Mr. and Mrs. Gage went to Marsden Hartley’s first Museum of Modern Art retrospective in 1943 with Forrest Young. They saw a painting that depicted a pair of old boots, and Forrest Young exclaimed with surprise, “Them’s ma [my] old boots.”
After Marsden Hartley died in 1943, his relatives, who virtually disowned him when he was alive, descended on the chicken coop studio in Corea and nearly stripped it of its contents. For some reason, they referred to Hartley as “Uncle Ned.” They missed several rolled up posters and the Youngs asked the Gages what the posters were and what they thought should be done with them. Mrs. Gage took them to The Brooklyn Museum for conservation, where they were discovered to be original posters of Jean Avril by Toulouse Lautrec. The Youngs decided to sell them, which made it possible for them to remodel their farmhouse.
The Goldbergs and the Gages met through Professor Samuel Workman, Mrs. Goldberg’s professor at Northwestern University during the late 1940s. Mrs. Goldberg studied literature and wrote an essay on Emily Dickinson for her Masters Degree at Columbia University. She wrote an article “Emily Dickinson’s Social Attitudes: A Dissenting View,” which was published in The Western Humanities Review in Autumn 1952. Mrs. Goldberg published the article under her maiden name, Adrienne Berenson.
Professor Workman invited the Goldbergs to Corea, where they met the Youngs. Dr. Workman suggested that the Goldbergs call the Gages and introduce themselves. Even though they felt uncomfortable doing so, they called the Gages, met, and became close friends.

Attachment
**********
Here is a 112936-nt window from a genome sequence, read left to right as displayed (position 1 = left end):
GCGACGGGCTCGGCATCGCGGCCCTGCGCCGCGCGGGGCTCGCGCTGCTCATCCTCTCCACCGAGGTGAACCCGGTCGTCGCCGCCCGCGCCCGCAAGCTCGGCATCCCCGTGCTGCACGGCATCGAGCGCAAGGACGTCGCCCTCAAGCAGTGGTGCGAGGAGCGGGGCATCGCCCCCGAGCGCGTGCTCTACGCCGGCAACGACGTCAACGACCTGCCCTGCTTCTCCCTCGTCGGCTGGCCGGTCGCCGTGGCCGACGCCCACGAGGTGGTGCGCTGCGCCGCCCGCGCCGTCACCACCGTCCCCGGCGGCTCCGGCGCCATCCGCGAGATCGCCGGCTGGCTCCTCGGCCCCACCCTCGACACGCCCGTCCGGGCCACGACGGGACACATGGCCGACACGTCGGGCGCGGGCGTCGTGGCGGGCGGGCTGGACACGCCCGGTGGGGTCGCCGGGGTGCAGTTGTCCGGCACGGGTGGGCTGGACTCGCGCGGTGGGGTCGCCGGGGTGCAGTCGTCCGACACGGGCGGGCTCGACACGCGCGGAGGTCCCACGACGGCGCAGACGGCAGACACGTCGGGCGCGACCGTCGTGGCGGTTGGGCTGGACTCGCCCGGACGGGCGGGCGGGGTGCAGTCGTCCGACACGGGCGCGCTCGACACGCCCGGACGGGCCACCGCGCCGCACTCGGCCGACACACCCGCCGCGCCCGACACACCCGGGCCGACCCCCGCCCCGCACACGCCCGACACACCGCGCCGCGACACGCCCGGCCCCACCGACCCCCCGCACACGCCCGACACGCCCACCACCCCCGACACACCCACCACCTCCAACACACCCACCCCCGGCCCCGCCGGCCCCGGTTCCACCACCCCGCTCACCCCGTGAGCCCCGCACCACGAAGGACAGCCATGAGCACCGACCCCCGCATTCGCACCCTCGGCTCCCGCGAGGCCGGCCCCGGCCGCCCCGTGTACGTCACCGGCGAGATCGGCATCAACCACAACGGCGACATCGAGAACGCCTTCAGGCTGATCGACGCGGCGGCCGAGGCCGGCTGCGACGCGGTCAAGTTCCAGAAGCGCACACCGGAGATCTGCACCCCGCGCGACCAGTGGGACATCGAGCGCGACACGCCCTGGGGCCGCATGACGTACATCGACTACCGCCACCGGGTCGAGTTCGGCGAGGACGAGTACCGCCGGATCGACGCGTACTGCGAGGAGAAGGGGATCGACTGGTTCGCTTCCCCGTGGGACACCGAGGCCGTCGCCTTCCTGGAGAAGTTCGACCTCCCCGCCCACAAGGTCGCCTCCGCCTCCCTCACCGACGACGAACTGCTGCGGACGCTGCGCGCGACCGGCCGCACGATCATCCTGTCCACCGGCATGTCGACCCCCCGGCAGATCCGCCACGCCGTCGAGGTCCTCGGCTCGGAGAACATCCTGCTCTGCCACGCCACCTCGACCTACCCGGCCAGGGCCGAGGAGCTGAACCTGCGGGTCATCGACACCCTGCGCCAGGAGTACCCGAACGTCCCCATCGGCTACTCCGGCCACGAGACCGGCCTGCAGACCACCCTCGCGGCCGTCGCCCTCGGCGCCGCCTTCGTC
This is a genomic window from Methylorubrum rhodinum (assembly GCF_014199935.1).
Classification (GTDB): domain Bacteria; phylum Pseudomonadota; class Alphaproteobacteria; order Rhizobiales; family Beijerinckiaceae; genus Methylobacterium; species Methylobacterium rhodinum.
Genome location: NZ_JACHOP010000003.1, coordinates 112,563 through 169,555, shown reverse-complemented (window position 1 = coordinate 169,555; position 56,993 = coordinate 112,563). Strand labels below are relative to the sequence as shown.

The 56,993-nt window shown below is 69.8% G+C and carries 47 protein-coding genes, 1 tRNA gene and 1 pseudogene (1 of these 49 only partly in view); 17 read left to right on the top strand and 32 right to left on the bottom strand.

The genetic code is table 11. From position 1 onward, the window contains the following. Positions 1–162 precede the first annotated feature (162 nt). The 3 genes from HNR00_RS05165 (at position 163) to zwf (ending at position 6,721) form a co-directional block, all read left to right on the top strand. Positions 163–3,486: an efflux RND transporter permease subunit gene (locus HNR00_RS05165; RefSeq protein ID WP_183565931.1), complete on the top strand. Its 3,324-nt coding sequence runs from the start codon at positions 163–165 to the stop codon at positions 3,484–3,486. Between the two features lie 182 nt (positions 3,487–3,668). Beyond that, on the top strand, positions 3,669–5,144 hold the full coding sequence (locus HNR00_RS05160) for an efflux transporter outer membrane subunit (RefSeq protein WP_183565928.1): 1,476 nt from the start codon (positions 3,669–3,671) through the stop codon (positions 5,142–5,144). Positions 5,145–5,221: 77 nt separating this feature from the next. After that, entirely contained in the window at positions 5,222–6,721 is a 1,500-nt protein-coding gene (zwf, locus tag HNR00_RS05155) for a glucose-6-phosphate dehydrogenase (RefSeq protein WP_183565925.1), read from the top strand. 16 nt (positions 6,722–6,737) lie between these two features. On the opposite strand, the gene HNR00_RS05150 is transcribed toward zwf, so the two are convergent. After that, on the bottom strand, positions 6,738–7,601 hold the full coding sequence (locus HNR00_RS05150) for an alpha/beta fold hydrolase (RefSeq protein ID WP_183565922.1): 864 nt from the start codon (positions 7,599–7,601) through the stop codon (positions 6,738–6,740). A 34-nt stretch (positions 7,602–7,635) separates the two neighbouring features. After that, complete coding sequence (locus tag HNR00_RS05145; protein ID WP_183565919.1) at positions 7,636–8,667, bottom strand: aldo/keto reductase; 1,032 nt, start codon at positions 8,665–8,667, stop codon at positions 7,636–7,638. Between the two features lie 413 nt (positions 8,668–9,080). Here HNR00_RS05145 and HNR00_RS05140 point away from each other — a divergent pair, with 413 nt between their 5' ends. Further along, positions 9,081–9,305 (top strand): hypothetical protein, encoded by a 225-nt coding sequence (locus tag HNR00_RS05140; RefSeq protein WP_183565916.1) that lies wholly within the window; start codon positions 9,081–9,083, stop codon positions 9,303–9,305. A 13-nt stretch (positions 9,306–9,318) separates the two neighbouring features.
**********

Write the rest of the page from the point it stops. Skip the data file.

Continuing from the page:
1 Linear Feet
Language of Materials
The collection is arranged in one series, consisting of a single letter from Mrs. Goldberg, photographs of Marsden Hartley, his friends, associates, and studio; and a photograph of a drawing of Hartley.
The Donation of Dora J. Gage was given to The Phillips Collection through Mr. Clarence Goldberg, who holds power of attorney for Mrs. Gage. Mr. and Mrs. Goldberg brought the materials included in the gift to The Phillips Collection on December 17, 2003, and discussed them with Karen Schneider, Librarian and Beth Turner, Senior Curator. The donation was in the custody of The Phillips Collection Archives beginning December 17, 2003. The Deed of Gift of Historical Materials to The Phillips Collection for the Donation of Dora J. Gage was signed by Mr. Clarence Goldberg on March 3, 2004.
The collection was in minimal order at the time of accession.
During processing, photographs were lightly marked in pencil on the back upper left-hand corner with Gage, followed by a number. The numbers correspond to the box inventory of the collection, which is listed below. Each photograph was placed in a polypropylene binder page.
The photographs were arranged by general themes when possible. A photograph of Mrs. Dora Gage appears first, followed by photographs of Marsden Hartley’s friends and associates; the exterior of Hartley’s studio; photographs of Hartley; photographs of the interior of his studio; and a photograph of a drawing made after Hartley’s death.
The photograph of a charcoal and crayon drawing of Marsden Hartley after death , by Polly Scribner Ames was removed from its wooden frame and mat board support, which had a high acid content, and placed in a polypropylene binder sheet. The entire collection is housed in a single photo binder album box.
- Donation of Dora J. Gage, 1940-2003
- The Phillips Collection Library and Archives 1600 21st Street NW Washington D.C.
- Karen Schneider, Librarian
- March 2004
- Description rules
- Describing Archives: A Content Standard
- Language of description
- Script of description
Part of the The Phillips Collection Archives Repository
1600 21st St. NW
Washington DC 20009 United States